Binding carbon dioxide using broken concrete
Thanks to technology from ETH spin-off Neustark, concrete recycling plants can store carbon dioxide over the long term.
The two young entrepreneurs and founders of the ETH spin-off Neustark couldn't be more different, but they work very well together. Johannes Tiefenthaler is a doctoral student at the Department of Mechanical and Process Engineering, working on the next generation of technology for the mineralisation of carbon dioxide.
Valentin Gutknecht, meanwhile, is a business economist and handles both the ever-growing team and the operational aspects. They were brought together by their shared vision of implementing a climate-positive business idea in reality.
Using insights in practice
"There is a lot of research being done on construction-related topics, but the industry has only achieved small reductions in emissions so far, because many of the findings are simply put in a drawer and never used," says Tiefenthaler. "I would like to use the energy I'm putting into my doctorate to make a difference."
Tiefenthaler had already started looking at various ways to make carbon dioxide react with mineral materials and bind it as limestone during his Master's degree.
There are enough mineral materials on Earth to bind hundreds of billions of tons of carbon dioxide, but because these materials—such as magnesium silicate—are not particularly reactive, they have to be heated up to 700°C first, says Tiefenthaler. In contrast, concrete granulate has proven to be highly reactive due to the huge total surface area of the numerous particles, each just a few millimeters in size: even without pretreatment, the broken concrete forms very stable chemical compounds with the carbon dioxide.
Refined properties of demolition material
What's particularly special about Neustark's technology is that it binds CO2 in the pores and on the surface of concrete granulate as limestone. This upgraded granulate can then be mixed into fresh concrete as a replacement for sand and gravel. The upgraded granulate means that less cement is required—while the properties remain the same.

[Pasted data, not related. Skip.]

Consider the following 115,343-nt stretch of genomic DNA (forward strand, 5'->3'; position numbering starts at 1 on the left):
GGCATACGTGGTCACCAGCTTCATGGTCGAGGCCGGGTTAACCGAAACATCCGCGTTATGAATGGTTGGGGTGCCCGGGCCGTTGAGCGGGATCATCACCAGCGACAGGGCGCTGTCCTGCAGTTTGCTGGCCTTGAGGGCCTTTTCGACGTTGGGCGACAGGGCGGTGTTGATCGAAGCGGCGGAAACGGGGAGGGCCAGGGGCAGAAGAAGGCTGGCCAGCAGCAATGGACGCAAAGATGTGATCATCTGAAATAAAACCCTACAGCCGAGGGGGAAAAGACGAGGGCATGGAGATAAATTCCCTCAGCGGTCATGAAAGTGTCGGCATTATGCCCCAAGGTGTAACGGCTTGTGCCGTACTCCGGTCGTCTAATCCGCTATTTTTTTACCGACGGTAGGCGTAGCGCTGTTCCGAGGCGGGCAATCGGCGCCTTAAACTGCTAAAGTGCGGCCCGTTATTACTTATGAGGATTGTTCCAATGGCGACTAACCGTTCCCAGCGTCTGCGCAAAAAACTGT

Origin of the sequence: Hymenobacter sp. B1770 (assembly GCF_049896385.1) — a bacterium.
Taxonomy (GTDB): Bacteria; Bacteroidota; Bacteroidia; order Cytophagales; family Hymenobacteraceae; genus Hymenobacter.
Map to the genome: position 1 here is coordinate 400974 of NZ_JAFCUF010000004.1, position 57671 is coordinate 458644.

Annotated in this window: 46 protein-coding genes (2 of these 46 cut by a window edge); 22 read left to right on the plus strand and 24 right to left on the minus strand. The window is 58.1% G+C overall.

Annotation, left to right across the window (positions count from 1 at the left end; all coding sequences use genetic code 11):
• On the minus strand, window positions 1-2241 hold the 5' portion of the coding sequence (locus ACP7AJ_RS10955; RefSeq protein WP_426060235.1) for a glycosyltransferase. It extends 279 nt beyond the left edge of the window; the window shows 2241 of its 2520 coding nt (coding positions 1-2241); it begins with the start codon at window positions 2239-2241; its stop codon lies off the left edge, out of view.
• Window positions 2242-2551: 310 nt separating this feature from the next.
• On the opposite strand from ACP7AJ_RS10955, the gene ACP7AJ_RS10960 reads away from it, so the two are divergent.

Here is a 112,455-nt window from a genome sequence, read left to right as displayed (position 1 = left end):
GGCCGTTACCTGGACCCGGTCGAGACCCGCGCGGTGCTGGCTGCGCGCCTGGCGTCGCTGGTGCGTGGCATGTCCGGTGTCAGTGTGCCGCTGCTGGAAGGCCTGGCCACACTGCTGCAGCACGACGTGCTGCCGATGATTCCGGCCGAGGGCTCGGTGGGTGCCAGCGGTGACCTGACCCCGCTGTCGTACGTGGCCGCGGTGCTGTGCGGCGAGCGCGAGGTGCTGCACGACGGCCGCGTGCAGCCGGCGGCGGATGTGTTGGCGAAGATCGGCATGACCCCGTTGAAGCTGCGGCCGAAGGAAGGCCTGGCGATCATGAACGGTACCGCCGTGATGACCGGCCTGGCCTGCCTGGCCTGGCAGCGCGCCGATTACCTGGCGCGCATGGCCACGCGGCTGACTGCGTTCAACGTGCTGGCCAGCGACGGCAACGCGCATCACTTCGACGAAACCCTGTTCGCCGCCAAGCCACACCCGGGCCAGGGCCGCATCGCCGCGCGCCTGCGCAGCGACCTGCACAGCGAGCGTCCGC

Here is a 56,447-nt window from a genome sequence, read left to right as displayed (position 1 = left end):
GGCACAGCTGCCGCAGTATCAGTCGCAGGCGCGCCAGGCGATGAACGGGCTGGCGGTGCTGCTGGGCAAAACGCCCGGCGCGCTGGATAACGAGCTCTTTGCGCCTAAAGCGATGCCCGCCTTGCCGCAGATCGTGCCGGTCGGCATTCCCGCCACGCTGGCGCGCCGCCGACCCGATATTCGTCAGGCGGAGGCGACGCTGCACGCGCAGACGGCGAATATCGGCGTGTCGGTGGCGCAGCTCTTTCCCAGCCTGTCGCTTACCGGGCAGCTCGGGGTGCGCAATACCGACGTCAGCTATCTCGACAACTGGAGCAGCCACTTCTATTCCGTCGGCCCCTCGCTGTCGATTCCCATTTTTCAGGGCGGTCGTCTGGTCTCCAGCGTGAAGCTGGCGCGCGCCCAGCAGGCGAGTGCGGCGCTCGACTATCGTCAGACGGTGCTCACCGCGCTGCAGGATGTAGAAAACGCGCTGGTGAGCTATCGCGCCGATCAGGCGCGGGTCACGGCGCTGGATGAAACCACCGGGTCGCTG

"I'm very excited by the fact that this solution isn't just coming in five or ten years—it's available now," says the second young entrepreneur, economist Valentin Gutknecht. He found time to talk while on his way to the Kästli concrete facility near Bern, where Neustark's pilot plant is gradually being brought into operation.
Before founding the company, Gutknecht helped to manage marketing and sales for the ETH spin-off Climeworks, a pioneer in the removal of carbon dioxide from ambient air. With Neustark, the main challenge is juggling all the different areas involved, says Gutknecht. They not only have to have a handle on the properties of the concrete, but also navigate the convoluted paths of CO2 certification.
"We began by interviewing the CEOs of ten different concrete facilities to find out where the problems lie," explains Gutknecht. "We then used money from private investors and public funding to develop the first small prototypes."
They have chosen a container-based solution for now, says Tiefenthaler. In a project supported by the Federal Office for the Environment and the Swiss Climate Foundation, they now aim to demonstrate the value added along the whole value creation chain: the plan is for the carbon dioxide to be sourced from a biogas separation plant at the Arabern wastewater treatment facilities in Herrenschwanden. Neustark will then treat the demolished concrete in its pilot plant using this carbon dioxide (liquefied for transport).
Avoiding emissions—and even reversing them
Cement production worldwide releases around four times as much carbon dioxide into the air as global air traffic. As Neustark's technology helps to reduce the amount of cement required in construction, it therefore also improves its carbon balance, because some of the emissions from production can be avoided. But Gutknecht and Tiefenthaler both highlight an additional aspect: with their trick of capturing carbon dioxide from the air—to plug it into the pores of the concrete granulate and bind it there sustainably as limestone—they can even reverse CO2 emissions.
"There are very few technical approaches for real negative emissions," says Tiefenthaler. The use of these approaches has so far been limited, in particular because convincing incentives and business models are lacking. "In this respect, our approach is unique because we show that added value can be created by binding carbon dioxide. And that negative emissions don't just raise costs—they can actually provide economic benefits," says Gutknecht.